With the exception of Mr. Hargreaves, for our other Named Executive Officers, the remainder of our target annual equity incentive compensation grants in is made in the form of 25% stock options and 25% time-based restricted stock units. The stock option awards for these executives are in accordance with the terms of the options granted to our Chief Executive Officer and described above. The restricted stock units generally cliff vest on the third anniversary of the date of grant, subject to the recipient’s continued employment with the Company through that date. They are designed to provide significant retention value by requiring three years of service with the Company in order to realize any value under the awards. The value of any such awards actually realized by the recipients will be based on their employment through the vesting date and the value of our stock on the vesting date. We believe that this balanced portfolio approach enables a focus on Company performance, share price appreciation and retention.

In connection with Mr. Hargreaves appointment as Executive Vice President and Chief Strategy Officer, effective as of February 6, 2013, he no longer participates in the Company’s equity compensation plans, and instead receives his variable incentive-based compensation through an enhanced annual cash incentive opportunity, the target of which is 125% of his base salary.

Reported and Realized Compensation for Mr. Goldner

 

The following table presents the reported and realized compensation for the Company’s Chief Executive Officer over the prior three years. The following section of this discussion explains in detail how realized compensation is computed for this purpose. The table illustrates that the reported compensation often exceeds the actual, realized compensation for the executive, and this divergence can become greater as the percentage of the executive’s compensation composed of performance-based elements increases. Additionally, Mr. Goldner’s 2013 reported compensation includes the first of two tranches of his special RSU award, which we are required to report in the Summary Compensation Table in 2013 despite the award being contingent on the achievement of stock price thresholds and Mr. Goldner remaining with the Company through the 5-year contract period. As such, the value of this award, although vesting is spread over five years, is all reported in the Summary Compensation Table in the year of the grant. The table also demonstrates that the value of compensation actually realized by an executive correlates with the performance of the Company in achieving financial goals and with total shareholder return. For example, the vast majority of Mr. Goldner’s 2013 realized compensation consists of stock option exercises, which directly links to the Company’s stock price appreciation. The stock option awards relating to these 2013 exercises were all granted to Mr. Goldner prior to him entering into the Amended and Restated Employment Agreement with the Company in October of 2012, and approximately half of these awards were granted to Mr. Goldner prior to him being appointed Hasbro’s Chief Executive Officer.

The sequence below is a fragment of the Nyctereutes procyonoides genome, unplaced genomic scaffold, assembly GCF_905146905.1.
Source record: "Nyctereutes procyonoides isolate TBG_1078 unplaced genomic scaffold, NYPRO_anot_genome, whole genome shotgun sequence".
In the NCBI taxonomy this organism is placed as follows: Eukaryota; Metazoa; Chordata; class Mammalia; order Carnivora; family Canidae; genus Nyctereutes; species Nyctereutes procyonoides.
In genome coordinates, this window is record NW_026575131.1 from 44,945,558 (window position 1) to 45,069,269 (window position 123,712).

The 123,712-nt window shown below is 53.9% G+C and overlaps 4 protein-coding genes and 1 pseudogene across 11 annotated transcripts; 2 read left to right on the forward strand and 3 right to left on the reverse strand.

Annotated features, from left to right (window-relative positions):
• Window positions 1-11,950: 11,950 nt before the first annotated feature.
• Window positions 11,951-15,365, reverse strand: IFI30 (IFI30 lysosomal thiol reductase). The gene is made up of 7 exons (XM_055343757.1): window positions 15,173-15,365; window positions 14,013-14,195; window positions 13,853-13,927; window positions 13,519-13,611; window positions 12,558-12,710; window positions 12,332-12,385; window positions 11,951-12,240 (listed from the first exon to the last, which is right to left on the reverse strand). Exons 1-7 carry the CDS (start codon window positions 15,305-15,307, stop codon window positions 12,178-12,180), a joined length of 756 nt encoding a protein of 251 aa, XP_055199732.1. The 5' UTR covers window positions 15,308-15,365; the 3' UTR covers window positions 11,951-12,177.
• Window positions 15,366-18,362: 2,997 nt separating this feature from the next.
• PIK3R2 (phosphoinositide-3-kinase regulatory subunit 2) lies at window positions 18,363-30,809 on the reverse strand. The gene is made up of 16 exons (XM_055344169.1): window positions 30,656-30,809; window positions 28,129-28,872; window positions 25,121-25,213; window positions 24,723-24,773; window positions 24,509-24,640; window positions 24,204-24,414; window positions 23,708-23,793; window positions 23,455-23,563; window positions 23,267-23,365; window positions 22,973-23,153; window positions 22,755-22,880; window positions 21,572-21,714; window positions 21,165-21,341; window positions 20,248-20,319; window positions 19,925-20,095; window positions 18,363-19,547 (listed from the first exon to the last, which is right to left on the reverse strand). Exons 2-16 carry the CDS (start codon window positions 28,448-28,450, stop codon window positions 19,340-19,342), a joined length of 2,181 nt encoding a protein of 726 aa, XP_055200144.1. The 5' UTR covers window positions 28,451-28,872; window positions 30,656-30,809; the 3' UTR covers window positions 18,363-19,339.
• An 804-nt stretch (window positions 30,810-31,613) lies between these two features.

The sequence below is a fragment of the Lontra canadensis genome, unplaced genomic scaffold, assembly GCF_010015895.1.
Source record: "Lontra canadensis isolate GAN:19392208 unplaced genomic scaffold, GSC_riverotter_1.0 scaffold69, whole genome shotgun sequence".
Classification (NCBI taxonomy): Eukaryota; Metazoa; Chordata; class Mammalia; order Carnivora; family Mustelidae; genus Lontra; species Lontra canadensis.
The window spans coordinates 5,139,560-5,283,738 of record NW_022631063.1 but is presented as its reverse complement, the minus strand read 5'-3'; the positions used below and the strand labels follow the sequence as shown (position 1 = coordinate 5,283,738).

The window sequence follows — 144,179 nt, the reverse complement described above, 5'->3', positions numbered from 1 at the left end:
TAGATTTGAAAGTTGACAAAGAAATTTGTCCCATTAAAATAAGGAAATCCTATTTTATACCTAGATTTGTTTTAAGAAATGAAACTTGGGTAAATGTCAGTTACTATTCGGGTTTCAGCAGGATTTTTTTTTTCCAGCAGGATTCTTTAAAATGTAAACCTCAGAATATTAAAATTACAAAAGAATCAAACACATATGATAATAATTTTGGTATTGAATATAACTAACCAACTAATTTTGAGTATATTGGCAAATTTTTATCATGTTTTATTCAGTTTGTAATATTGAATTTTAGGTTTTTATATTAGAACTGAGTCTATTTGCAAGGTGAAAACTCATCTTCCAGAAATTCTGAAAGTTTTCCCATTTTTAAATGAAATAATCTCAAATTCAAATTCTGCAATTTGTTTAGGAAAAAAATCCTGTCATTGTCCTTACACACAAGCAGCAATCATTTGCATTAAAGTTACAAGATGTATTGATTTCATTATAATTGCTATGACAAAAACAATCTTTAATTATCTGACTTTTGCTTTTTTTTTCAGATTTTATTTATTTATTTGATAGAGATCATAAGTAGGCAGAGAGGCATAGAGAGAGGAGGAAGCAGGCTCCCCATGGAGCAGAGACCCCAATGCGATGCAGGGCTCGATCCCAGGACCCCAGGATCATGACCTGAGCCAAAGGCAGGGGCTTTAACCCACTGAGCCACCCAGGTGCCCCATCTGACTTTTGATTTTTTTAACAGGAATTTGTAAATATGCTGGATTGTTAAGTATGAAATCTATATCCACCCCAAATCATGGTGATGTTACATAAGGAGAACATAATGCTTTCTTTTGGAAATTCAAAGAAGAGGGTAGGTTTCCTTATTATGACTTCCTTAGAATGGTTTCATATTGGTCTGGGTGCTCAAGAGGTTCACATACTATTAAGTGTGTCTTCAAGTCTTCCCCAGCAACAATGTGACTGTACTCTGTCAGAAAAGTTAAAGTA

CEO Reported vs. Realized Pay

 

LOGO

 

* Indexed Total Shareholder Return (TSR) tracks an assumed investment of $100 at the end of 2010 in the Company’s Common Stock, assuming full reinvestment of dividends and no payment of brokerage or other commissions or fees.